To that end, the University is providing education and awareness training for all members of our community to help continue to foster the positive environment that is key to your success here at Stony Brook. More information about your rights and responsibilities can found at the Office of Diversity and Affirmative Action website.


Class Schedule & Assignments

The schedule planned for this semester is listed below; however, this schedule will be adjusted as needed throughout the semester if certain topics take up more or less time than planned. 

Under the Documents heading links are:


  • Notes - These are Mathematica notebooks covering the class notes for that class's lecture. Every attempt will be made to link the course notes in advance of the class.


  • Assignment - These are Mathematica notebooks containing the week's assignments; unless otherwise noted, they are due on or before the next class meeting, must be in notebook format, and should be emailed to the TA.
  • Solutions - The solutions of each lecture's assigments will be linked no earlier than the day after the respective due date. These solutions are usually Mathematica notebooks.


  • Workshop - Each of the two workshops will be specified in a Mathematica notebook. Both workshops will require that you download actual financial data from the Internet.


  • Workshop Solution - After each workshop due date has passed a sample solution of the workshop will be linked. These solutions are usually Mathematica notebooks.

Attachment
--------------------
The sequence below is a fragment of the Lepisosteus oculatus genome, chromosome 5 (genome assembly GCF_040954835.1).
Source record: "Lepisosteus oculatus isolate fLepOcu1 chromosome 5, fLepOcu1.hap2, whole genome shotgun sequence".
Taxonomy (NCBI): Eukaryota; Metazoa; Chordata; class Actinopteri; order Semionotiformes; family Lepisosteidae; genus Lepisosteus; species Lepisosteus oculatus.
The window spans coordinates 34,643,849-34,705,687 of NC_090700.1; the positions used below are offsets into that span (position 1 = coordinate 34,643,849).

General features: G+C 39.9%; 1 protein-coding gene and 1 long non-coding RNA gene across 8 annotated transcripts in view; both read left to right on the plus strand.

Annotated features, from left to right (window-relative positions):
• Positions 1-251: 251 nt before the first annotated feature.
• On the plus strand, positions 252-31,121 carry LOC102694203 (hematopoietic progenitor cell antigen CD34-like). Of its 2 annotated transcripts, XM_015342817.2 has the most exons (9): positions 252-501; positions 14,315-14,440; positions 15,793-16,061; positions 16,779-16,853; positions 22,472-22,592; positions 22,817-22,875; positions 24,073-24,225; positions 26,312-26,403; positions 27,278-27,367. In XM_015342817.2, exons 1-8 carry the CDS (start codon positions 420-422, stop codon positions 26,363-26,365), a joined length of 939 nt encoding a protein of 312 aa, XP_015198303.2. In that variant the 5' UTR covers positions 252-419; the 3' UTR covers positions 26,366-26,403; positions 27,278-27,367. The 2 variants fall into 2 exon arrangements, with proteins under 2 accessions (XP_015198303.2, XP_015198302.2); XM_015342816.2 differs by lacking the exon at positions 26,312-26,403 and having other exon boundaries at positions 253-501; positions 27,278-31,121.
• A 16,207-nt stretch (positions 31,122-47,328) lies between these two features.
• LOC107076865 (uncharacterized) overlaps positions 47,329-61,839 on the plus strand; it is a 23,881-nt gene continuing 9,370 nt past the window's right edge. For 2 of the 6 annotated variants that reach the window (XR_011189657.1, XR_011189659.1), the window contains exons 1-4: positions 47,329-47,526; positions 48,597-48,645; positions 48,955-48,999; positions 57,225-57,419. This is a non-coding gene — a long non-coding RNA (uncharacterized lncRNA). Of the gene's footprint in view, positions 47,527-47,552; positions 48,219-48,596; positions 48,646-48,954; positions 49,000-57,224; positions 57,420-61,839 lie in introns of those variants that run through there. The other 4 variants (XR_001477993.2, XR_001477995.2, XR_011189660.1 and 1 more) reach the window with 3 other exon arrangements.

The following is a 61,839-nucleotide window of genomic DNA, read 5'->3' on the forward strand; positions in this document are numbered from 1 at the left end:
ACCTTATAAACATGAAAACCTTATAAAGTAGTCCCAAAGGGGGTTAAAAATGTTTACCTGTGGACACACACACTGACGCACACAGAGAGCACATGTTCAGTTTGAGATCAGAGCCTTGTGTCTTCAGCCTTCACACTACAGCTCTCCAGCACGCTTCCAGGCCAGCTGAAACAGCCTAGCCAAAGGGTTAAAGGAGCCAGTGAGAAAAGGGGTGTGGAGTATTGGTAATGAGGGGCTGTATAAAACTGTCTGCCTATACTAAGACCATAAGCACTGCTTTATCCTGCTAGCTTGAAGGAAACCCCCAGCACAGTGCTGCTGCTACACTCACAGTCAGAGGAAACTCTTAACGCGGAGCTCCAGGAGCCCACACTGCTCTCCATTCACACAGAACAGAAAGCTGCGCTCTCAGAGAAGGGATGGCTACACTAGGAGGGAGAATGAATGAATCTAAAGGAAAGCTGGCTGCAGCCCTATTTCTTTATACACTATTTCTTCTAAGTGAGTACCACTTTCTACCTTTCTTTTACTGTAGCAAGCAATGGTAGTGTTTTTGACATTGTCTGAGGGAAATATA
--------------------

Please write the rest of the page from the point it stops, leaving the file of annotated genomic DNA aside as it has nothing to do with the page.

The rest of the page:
• Additional documents required such as tutorials, data needed for assignments, additional software and so forth will also be linked as needed.


Mathematica Stylesheet Required


To properly use the notebooks below you will need to download a copy of my StonyBrook.nb stylesheet and install it on your system. Type in "install stylesheet" in the search box of Mathematica's Documentation Center (accessed under Help on the main menu) for detailed instructions on how to install a stylesheet on your system. Please see me if you have any problems, and I will help you with the installation.

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This page is regularly updated throughout the semester. Remember to reload this page so that you have the most current version.




Mathematica Tutorial

Introduction to Markets

Time Value of Money

Basic Wolfram Language Tutporial (Mathematica)



Topics in Time Value of Money

Bonds, Mortgages, and Other Forms of Debt

Additional Features and Financial Tools in the Wolfram Language



Portfolio Optimization
FinancialData[ ] Function


Capital Asset Pricing Model
Multi-Factor Models
Risk Measures


Introduction to Derivatives
Binomial Lattice Models of Asset Dynamics
Introduction to Stochastic Calculus and Itô's Lemma

Additional Topics in Options Theory
The Black-Scholes-Fisher Pricing
FinancialDerivative[ ] Function
Numerical Methods
Implied Volatility


Options Strategies for Risk Management
Jump Diffusions and Stochastic Volatility
Valuation of Path Dependent Options


Credit Risk
Structural Models
Intensity Models
Rating Agencies
Credit Derivatives


Power Laws
Cash Flows in Graphs
Optimal Growth and Portfolio Dynamics
Kelly Betting

AI/ML Models in Mathematica
Natural Language Processing